Aug
27

Bento Lunchbox: Rice Balls

By

 

If you spend any time on Pinterest, you’ve undoubtedly seen the cutesy lunch boxes where people turn food into works of art, called ‘bento.’ Bento is Japanese for ‘lunch box.’ I’ve watched them for a while, but when we decided to put the kids in school, I started a Pinterest board with this most creative ideas in order to inspire me. We also started a Facebok page for ideas.

There are many tools you can use to decorate bento-style lunches. Unfortunately, those tools cost money and that’s in short supply right now while we work on two other projects (displaying at the regional state fair for It Works! and replacing all of the plumbing in our house, ripping out multiple walls and ceilings), so I decided I would just do what I could with what I have. For now, that means Lunchbots, one Monbento and kitchen shears, all previously purchased.

A bento can be done in any container, it doesn’t have to be a short, rectangular, multi-tiered lunch box. Typical bento boxes are short, I believe, in an effort to allow you to pack the box tightly and to the top so that the contents don’t shift during transport. But if you’re creative, you can use what you have and still make it work.

Saturday night, I decided I would construct a bento for each child to eat for Sunday’s lunch, to see if they would eat it and if they liked it. I decided to make rice balls, called onigiri in Japan, for the first go-around, as they like all of the ingredients involved. Rice balls can be made with just plain rice or you can include a filling. I decided to fill Trey’s with tuna and mayo, and Belle’s with leftover, chopped roast beef and mayo.

I used a short grain brown rice, as that was what I had on hand. It is necessary to use a short-grain or sushi rice so that they will stick together. If you use a long-grain rice, your rice balls will fall apart because those types of rices are fluffy and not sticky once cooked. So white or brown, sushi, sticky or short-grained rices are what you need.

I made the rice balls and tucked them into their Monbneto lunch box with a tiny little condiment cup of tamari, with little pieces of veggies tucked around- broccoli, carrot, cucumber and cherry tomatoes. I used a silicone muffin cup to hold the grapes and blueberries. I decorated one of the rice balls with a little smile made out of Seasnax.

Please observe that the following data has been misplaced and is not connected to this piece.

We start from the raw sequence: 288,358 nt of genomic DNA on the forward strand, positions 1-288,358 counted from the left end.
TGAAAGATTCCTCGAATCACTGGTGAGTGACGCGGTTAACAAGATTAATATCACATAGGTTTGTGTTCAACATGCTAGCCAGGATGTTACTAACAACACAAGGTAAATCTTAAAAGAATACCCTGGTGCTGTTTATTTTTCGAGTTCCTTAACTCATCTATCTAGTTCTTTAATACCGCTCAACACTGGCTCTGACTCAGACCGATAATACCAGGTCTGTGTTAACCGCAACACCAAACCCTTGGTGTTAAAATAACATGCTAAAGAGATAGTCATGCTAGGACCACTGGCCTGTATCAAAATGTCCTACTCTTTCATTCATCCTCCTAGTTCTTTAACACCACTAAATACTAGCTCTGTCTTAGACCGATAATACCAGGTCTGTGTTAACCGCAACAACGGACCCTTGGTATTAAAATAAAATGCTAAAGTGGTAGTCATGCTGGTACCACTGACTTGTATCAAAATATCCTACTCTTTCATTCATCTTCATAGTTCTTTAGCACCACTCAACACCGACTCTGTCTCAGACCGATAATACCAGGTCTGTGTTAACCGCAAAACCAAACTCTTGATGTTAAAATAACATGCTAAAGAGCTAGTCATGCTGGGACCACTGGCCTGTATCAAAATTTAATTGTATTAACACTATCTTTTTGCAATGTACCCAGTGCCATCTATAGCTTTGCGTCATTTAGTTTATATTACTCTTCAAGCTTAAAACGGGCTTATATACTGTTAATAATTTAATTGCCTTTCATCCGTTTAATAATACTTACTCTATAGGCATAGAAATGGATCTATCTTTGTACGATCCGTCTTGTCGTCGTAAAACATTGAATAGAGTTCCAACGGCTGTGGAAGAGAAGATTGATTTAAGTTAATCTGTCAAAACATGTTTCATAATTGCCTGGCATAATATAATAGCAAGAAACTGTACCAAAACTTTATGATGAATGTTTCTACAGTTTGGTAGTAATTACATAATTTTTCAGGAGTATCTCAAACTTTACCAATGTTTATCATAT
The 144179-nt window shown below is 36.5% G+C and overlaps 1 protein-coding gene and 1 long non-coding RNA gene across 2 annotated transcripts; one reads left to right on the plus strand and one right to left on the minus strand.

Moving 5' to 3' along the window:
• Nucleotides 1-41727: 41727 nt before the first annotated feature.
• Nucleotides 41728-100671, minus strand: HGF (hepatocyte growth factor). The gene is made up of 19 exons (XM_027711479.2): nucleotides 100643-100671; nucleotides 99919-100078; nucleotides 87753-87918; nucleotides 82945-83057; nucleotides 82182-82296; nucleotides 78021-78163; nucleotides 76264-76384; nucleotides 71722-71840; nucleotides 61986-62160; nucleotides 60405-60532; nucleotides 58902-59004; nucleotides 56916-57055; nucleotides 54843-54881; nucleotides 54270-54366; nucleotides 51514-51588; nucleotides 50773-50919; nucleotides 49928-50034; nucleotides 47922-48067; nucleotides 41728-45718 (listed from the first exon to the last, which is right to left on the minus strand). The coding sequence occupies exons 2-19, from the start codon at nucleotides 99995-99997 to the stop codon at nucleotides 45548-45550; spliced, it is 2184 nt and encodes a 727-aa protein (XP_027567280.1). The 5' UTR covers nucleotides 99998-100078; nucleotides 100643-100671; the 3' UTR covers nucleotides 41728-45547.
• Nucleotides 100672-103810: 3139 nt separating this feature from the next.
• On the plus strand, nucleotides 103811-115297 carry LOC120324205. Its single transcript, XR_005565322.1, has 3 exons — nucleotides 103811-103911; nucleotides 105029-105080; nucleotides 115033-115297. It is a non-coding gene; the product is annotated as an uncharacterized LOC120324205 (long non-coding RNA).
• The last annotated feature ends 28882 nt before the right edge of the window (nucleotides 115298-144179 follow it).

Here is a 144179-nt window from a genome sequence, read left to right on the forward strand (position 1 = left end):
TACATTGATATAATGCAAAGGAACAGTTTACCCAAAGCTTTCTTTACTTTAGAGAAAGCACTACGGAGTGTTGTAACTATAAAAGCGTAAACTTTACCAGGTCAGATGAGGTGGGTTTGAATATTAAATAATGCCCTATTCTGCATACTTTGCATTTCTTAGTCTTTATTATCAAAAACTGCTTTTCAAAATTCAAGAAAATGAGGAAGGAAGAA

The results were wonderful. Both kids loved the rice balls and ate everything in their containers. I made more for the next day, and also included some egg salad in a second container. One Monbento is meant to hold one meal for one person.  Because the kids are sharing the one container, I have to add a second container to include enough fat, protein and veggies to make a decent-sized meal that will hold them until school is over.  I will get a second Monbento as soon as I can swing it.  With us having to literally replace all of the plumbing lines in the house and ripping out and repairing multiple walls and ceilings, that might be a while.

To mold the rice balls, I used a Lunchbots condiment cup. It was the perfect size to make a two-bite rice ball for an adult, or 3-4 bites for a child.

 

 

 

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KerryAnn Foster runs Intentionally Domestic, formerly Cooking Traditional Foods.  Intentionally Domestic is the home of the longest running real food meal plan on the internet, now in its eighth volume.

KerryAnn has over eleven years of real food experience.  Read about KerryAnn’s journey to health through multiple miscarriages, celiac disease, PCOS, food allergies and intolerances, obesity, adrenal fatigue and heavy metals. She is also an It Works! Independent Distributor and she loves that crazy wrap thing!

Founded in 2005, we help you feed your family nourishing foods they will love.  With two choices of Menu Mailers, multiple eBooks, Print Books and video-based classes, KerryAnn makes real food easy, accessible, affordable and family friendly for everyone.

KerryAnn founded Nourished Living Network, a network for traditional food and natural living bloggers, in 2011. NLN provides support, publicity and networking opportunities for bloggers all across the traditional foods spectrum. Our Recipe Gallery features recipes from the fifty member blogs and growing.

 

 

Shared at Real Food Forager, Time Warp Wife, Chef in Training, Growing Home, Not Just a Housewife, Nap Time Creations, Far Above Rubies, Whole New Mom, We Are that Family, The Nourishing Gourmet, and Simply Sugar and Gluten-Free.

Comments

  1. Wendy says:

    So cute! Thanks for sharing. I will have to try these!

  2. Emily says:

    I think my kids would LOVE this!! Yum! Thanks for linking up to Tasteful Tuesdays at Nap-Time Creations… you are being featured this weekend. I’ve tweeted, posted and +1′d the feature… Id love for you to repost on you social media :o) Emily

  3. jmr says:

    I’ve eaten rice balls, but never made them. What a great idea, and I have all the ingredients on hand, including nori.

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Intentionally Domestic (formerly Cooking Traditional Foods) is a blog about nutrient-dense foods. We provide recipes for a variety of family-friendly, kid-approved meals, snacks and desserts. We follow in the tradition of Dr. Weston A Price.

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